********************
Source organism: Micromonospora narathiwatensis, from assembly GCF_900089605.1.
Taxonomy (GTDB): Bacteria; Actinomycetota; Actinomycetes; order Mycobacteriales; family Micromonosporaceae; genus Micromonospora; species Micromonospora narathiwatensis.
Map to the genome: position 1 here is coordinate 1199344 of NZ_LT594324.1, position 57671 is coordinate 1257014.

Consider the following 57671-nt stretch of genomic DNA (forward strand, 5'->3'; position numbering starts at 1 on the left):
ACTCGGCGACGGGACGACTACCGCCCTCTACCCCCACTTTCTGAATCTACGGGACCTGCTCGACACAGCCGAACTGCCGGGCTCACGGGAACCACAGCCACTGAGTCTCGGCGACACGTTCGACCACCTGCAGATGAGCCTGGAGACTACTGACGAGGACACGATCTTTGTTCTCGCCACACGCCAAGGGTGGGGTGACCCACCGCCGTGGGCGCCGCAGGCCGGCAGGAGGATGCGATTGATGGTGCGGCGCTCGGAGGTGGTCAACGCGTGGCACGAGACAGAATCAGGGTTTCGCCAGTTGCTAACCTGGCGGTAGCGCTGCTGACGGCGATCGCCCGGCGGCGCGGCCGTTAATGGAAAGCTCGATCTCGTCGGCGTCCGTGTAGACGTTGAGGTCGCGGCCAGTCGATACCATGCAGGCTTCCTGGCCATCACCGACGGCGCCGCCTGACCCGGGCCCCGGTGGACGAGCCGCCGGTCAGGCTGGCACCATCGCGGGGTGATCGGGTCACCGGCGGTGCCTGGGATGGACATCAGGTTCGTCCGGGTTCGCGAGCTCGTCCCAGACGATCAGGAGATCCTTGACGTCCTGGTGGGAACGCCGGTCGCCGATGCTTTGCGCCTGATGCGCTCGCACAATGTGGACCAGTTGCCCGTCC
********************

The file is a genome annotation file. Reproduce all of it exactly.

Source organism: Micromonospora narathiwatensis, from assembly GCF_900089605.1.
Taxonomy (GTDB): Bacteria; Actinomycetota; Actinomycetes; order Mycobacteriales; family Micromonosporaceae; genus Micromonospora; species Micromonospora narathiwatensis.
Map to the genome: position 1 here is coordinate 1199344 of NZ_LT594324.1, position 57671 is coordinate 1257014.

Consider the following 57671-nt stretch of genomic DNA (forward strand, 5'->3'; position numbering starts at 1 on the left):
ACTCGGCGACGGGACGACTACCGCCCTCTACCCCCACTTTCTGAATCTACGGGACCTGCTCGACACAGCCGAACTGCCGGGCTCACGGGAACCACAGCCACTGAGTCTCGGCGACACGTTCGACCACCTGCAGATGAGCCTGGAGACTACTGACGAGGACACGATCTTTGTTCTCGCCACACGCCAAGGGTGGGGTGACCCACCGCCGTGGGCGCCGCAGGCCGGCAGGAGGATGCGATTGATGGTGCGGCGCTCGGAGGTGGTCAACGCGTGGCACGAGACAGAATCAGGGTTTCGCCAGTTGCTAACCTGGCGGTAGCGCTGCTGACGGCGATCGCCCGGCGGCGCGGCCGTTAATGGAAAGCTCGATCTCGTCGGCGTCCGTGTAGACGTTGAGGTCGCGGCCAGTCGATACCATGCAGGCTTCCTGGCCATCACCGACGGCGCCGCCTGACCCGGGCCCCGGTGGACGAGCCGCCGGTCAGGCTGGCACCATCGCGGGGTGATCGGGTCACCGGCGGTGCCTGGGATGGACATCAGGTTCGTCCGGGTTCGCGAGCTCGTCCCAGACGATCAGGAGATCCTTGACGTCCTGGTGGGAACGCCGGTCGCCGATGCTTTGCGCCTGATGCGCTCGCACAATGTGGACCAGTTGCCCGTCC